Rep. Allen West (R-Fla.) is pretty hopping mad about President Barack Obama's speech to the United Nations, ostensibly because of the emphasis the president placed on the daffy and bigoted "Innocence of Muslims" video trailer that has been characterized, rightly or wrongly, as playing a role in the recent uptick of unrest across the Middle East, up to and including the attack on the U.S. Consulate in Benghazi, Libya, that claimed the life of Ambassador Chris Stevens. In a Facebook entry, West -- or whoever writes West's Facebook entries, anyway -- said that mentioning the video "is beneath the dignity and esteem of the Office of the President of the United States" and constitutes an "apology."
From there, however, West opts for a statement that's a bit over the top in terms of bloodthirsty weirdness:
My statement to the United Nations would have been, "The future does not belong to those who attack our Embassies and Consulates and kill our Ambassadors. The Angel of Death in the form of an American Bald Eagle will visit you and wreak havoc and destruction upon your existence."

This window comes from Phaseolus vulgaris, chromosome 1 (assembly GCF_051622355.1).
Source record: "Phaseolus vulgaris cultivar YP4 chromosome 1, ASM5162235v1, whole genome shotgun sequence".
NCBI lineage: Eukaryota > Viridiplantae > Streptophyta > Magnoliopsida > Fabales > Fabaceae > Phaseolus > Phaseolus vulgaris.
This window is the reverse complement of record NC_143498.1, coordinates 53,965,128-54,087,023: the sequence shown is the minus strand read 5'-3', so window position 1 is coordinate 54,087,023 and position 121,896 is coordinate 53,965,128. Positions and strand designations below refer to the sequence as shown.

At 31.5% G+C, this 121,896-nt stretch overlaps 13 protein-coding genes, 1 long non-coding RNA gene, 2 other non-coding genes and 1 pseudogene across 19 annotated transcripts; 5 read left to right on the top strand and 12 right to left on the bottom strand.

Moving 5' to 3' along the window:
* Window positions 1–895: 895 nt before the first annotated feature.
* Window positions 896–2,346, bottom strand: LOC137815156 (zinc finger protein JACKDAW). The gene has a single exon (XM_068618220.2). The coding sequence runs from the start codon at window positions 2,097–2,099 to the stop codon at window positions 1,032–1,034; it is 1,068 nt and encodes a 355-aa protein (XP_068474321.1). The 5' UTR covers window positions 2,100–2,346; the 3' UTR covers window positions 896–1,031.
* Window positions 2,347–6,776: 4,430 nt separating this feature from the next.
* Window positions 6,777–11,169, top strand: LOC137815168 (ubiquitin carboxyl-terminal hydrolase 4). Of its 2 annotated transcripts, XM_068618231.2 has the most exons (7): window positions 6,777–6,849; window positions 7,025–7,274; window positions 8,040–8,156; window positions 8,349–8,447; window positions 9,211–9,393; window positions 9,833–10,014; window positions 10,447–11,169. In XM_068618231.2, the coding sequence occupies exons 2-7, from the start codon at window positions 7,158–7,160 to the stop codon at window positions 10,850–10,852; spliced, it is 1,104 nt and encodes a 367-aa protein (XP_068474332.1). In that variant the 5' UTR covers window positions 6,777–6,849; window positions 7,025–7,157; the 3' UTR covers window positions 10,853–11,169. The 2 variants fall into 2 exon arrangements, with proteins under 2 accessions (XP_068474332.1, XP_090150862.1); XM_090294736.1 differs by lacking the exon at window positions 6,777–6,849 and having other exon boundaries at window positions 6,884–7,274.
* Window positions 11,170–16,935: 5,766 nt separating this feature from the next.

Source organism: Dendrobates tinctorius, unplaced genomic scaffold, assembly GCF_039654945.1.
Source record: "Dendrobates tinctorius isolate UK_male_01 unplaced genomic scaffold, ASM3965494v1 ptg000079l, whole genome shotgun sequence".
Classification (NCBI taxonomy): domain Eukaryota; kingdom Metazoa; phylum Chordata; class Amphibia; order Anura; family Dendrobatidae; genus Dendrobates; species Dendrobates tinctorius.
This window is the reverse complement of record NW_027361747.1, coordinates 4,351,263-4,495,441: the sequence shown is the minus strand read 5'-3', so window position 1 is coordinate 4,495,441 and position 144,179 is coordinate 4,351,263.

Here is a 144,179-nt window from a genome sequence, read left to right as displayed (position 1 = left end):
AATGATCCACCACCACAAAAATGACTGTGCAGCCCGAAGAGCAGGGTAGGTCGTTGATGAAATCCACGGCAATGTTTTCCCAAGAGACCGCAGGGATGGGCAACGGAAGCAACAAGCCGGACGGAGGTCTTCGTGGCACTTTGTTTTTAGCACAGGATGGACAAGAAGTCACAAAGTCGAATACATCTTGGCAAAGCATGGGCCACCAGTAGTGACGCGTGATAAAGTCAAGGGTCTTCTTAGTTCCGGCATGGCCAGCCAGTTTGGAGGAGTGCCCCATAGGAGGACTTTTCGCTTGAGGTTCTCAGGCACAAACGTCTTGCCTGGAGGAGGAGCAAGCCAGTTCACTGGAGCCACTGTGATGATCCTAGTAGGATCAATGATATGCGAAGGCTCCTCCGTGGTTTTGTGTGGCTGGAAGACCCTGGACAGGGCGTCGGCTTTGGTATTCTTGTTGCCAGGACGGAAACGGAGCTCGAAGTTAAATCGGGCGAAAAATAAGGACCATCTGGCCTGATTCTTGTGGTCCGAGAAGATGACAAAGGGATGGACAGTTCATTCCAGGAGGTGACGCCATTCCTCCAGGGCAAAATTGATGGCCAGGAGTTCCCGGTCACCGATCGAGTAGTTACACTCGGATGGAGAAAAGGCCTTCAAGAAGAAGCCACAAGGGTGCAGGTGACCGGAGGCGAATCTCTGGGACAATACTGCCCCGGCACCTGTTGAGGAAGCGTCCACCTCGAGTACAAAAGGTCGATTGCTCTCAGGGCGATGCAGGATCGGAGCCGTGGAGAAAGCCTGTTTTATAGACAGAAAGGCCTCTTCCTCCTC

The funny thing is that one has to imagine that West would not likely deign to appear at the United Nations for any reason, but if he did, that speech would definitely be well in keeping with the sort of bonkers rhetoric we've heard in that venue, from Mahmoud Ahmadinejad and Hugo Chavez. (To say nothing of famous Libyan dictators.)
Meanwhile, Nazila Fathi has a piece up Tuesday in Foreign Policy's "Democracy Lab" blog, in which human rights activist Shirin Ebadi points out that a war with Iran "will stir nationalistic feelings and rally the people behind the government to defend the country. It will be catastrophic for the [Iranian] people, the country, and the region, but it will save Iran's rulers," and it will interrupt an "Iranian society" that is "moving along a democratic and secular path." Given the fact that the Libyan people took to the streets in support of Ambassador Stevens and the democratic path he was helping to open up, it is probably a bad idea to start invoking the "Angel of Death" and promising indiscriminate "havoc and destruction."
Broadly speaking, I agree with Rep. West that the role this dotty little video played in all of the intense anger has been largely overstated. But it doesn't cost us much to simply say that we, as a nation, do not agree with the obscene viewpoints expressed therein -- hopefully, we don't. (If West does agree with them, he should nut up and say so.) But it sort of doesn't help anyone to express a viewpoint that comes off as substantially more brutal-minded than the Ezekiel 25:17 recitative from "Pulp Fiction." Try, real hard, to be the shepherd, Ringo.
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